Secondary sector of the economy

In this article we will explore the fascinating world of Secondary sector of the economy, a topic that has captured the attention of scientists, academics and enthusiasts alike. Secondary sector of the economy has been the subject of study and debate for decades, and its influence extends to much of modern society. From its origins to its future implications, we will thoroughly examine the various facets of Secondary sector of the economy and the impact it has had on different aspects of everyday life. Through detailed analysis, we hope to provide a comprehensive view of Secondary sector of the economy and its ramifications, allowing readers to gain a deeper understanding of this intriguing topic.

In macroeconomics, the secondary sector of the economy is an economic sector in the three-sector theory that describes the role of manufacturing. It encompasses industries that produce a finished, usable product or are involved in construction.

This sector generally takes the output of the primary sector (i.e. raw materials like metals, wood) and creates finished goods suitable for sale to domestic businesses or consumers and for export (via distribution through the tertiary sector). Many of these industries consume large quantities of energy, require factories and use machinery; they are often classified as light or heavy based on such quantities. This also produces waste materials and waste heat that may cause environmental problems or pollution (see negative externalities). Examples include textile production, car manufacturing, and handicraft.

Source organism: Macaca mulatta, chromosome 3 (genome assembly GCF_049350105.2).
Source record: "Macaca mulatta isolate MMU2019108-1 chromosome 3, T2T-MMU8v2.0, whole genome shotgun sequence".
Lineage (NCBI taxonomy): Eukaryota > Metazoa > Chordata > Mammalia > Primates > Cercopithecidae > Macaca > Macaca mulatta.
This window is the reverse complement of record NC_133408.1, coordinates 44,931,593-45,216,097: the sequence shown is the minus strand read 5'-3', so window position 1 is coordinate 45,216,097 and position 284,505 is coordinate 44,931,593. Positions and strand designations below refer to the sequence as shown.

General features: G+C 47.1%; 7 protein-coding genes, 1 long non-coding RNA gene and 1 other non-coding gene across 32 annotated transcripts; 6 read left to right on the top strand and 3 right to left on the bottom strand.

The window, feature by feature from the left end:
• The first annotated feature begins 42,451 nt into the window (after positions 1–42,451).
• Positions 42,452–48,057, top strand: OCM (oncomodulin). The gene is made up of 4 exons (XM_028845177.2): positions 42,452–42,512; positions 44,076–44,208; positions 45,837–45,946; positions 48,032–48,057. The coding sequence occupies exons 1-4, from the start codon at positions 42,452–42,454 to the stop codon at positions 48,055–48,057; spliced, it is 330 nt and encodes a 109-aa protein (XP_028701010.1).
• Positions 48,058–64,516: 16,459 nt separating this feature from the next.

Manufacturing is an important activity in promoting economic growth and development. Nations that export manufactured products tend to generate higher marginal GDP growth, which supports higher incomes and therefore marginal tax revenue needed to fund such government expenditures as health care and infrastructure. Among developed countries, it is an important source of well-paying jobs for the middle class (e.g., engineering) to facilitate greater social mobility for successive generations on the economy. Currently, an estimated 20% of the labor force in the United States is involved in the secondary industry.

The secondary sector depends on the primary sector for the raw materials necessary for production. Countries that primarily produce agricultural and other raw materials (i.e., primary sector) tend to grow slowly and remain either under-developed or developing economies. The value added through the transformation of raw materials into finished goods reliably generates greater profitability, which underlies the faster growth of developed economies.

20 largest Countries by Industrial Output (in PPP terms) according to the IMF and CIA World Factbook, at peak level as of 2020 [citation needed]
Countries by Industrial Output (in PPP terms) at peak level as of 2020 (billions in USD)
(01)  China
(—)  European Union
(02)  United States
(03)  India
(04)  Japan
(05)  Indonesia
(06)  Russia
(07)  Germany
(08)  South Korea
(09)  Saudi Arabia
(10)  Mexico
(11)  Turkey
(12)  Brazil
(13)  United Kingdom
(14)  France
(15)  Italy
(16)  Iran
(17)  Canada
(18)  Poland
(19)  Thailand
(20)  Egypt

The twenty largest countries by industrial output (in PPP terms) at peak level as of 2020, according to the IMF and CIA World Factbook.[citation needed]


  1. ^ "What is secondary sector? Definition and meaning -". Archived from the original on 2020-08-05. Retrieved 2020-07-14.
  2. ^ "Secondary Industry: Meaning, Types, Characteristics, and Examples".